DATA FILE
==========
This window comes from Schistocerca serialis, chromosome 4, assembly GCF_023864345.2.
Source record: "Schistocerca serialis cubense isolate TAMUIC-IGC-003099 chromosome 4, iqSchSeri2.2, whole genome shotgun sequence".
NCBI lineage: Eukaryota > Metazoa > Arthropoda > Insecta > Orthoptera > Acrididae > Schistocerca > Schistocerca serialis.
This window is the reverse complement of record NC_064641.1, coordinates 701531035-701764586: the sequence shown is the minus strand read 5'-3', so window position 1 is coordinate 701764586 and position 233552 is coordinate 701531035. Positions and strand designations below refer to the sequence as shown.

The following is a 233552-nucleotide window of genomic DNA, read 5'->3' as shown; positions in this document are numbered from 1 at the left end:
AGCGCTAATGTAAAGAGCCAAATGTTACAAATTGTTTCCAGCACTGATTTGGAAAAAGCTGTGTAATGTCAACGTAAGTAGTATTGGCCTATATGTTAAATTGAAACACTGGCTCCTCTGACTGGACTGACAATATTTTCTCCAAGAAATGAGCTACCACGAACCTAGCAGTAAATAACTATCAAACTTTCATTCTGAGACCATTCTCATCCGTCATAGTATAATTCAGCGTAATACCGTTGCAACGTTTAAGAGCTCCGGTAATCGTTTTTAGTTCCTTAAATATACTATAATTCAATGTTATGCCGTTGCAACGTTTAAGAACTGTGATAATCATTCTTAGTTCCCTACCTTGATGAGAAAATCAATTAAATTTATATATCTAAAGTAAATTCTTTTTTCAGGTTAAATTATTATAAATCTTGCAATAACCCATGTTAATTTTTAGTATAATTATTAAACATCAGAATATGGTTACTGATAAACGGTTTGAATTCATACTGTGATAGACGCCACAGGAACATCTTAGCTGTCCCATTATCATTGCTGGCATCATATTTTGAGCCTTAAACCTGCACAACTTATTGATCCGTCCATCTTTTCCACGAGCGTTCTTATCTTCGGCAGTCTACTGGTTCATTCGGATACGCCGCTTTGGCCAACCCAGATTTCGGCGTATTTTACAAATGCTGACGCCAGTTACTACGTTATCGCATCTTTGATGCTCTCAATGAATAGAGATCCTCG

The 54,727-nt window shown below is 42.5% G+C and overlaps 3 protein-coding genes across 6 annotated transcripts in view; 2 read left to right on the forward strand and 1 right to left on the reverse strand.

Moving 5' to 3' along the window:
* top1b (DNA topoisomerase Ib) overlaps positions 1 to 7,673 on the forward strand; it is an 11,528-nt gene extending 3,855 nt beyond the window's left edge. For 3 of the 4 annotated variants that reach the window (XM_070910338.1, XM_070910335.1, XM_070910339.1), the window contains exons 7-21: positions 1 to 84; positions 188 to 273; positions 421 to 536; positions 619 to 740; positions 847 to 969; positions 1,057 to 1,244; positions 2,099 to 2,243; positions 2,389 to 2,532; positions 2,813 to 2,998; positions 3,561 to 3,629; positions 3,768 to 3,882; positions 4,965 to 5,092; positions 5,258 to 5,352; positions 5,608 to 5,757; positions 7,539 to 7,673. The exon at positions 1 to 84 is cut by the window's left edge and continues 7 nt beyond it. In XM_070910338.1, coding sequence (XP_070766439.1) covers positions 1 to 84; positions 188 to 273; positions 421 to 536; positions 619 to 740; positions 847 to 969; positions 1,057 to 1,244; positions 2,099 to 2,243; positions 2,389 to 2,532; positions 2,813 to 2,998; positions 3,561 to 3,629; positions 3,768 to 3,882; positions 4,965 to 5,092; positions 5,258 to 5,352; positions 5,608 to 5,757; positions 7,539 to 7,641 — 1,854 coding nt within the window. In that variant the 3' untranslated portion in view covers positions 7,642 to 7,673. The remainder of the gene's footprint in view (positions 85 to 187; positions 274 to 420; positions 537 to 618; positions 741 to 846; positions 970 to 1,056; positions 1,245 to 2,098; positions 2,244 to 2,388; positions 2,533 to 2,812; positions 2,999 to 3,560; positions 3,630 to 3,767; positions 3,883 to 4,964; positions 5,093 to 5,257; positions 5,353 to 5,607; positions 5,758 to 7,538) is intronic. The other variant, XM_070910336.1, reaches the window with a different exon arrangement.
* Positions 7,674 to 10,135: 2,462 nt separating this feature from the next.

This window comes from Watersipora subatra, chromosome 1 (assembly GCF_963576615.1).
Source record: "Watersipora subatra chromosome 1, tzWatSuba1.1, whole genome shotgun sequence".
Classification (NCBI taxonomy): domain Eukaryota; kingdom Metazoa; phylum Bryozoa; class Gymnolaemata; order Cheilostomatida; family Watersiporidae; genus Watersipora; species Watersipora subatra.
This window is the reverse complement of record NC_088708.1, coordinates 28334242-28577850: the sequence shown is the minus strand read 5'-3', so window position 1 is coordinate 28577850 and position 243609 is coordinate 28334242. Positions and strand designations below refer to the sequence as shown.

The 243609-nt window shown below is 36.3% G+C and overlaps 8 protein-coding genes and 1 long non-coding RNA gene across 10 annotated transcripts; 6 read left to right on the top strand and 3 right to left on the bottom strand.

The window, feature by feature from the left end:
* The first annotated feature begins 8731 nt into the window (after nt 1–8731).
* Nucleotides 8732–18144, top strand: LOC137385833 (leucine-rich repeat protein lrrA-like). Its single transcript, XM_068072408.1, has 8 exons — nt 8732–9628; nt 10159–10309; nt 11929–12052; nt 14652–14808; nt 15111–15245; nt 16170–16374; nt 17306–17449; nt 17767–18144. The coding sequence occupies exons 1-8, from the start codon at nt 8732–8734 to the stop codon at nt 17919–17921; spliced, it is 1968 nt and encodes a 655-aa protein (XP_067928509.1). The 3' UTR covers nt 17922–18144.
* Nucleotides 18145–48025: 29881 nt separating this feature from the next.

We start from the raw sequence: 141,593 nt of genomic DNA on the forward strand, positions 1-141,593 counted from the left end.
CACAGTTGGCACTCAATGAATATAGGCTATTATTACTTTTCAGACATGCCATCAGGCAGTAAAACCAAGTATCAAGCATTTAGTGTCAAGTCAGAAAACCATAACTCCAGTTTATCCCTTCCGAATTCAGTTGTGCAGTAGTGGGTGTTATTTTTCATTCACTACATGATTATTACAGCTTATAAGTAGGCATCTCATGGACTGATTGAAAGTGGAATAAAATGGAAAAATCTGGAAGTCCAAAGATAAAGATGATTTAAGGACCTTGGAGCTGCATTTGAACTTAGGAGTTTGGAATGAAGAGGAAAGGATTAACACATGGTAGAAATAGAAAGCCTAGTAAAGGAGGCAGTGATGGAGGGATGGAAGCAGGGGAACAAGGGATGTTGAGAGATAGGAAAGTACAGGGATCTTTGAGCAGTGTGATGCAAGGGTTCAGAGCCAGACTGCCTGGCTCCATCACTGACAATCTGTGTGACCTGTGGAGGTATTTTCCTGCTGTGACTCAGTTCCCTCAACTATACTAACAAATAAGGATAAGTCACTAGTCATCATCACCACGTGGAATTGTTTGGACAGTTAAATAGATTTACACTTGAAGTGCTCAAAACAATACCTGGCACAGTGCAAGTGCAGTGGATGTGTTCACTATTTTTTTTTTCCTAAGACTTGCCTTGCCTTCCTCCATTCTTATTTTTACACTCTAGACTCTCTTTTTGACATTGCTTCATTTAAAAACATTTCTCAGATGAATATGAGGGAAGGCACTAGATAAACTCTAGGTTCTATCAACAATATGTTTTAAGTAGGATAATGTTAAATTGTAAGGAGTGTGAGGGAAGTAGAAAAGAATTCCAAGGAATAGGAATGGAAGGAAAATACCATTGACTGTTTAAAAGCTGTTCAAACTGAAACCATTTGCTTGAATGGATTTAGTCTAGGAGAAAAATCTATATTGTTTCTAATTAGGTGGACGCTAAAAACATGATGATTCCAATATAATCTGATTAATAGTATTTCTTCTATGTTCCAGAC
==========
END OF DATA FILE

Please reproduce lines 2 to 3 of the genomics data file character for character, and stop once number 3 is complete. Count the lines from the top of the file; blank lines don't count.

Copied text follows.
Source record: "Schistocerca serialis cubense isolate TAMUIC-IGC-003099 chromosome 4, iqSchSeri2.2, whole genome shotgun sequence".
NCBI lineage: Eukaryota > Metazoa > Arthropoda > Insecta > Orthoptera > Acrididae > Schistocerca > Schistocerca serialis.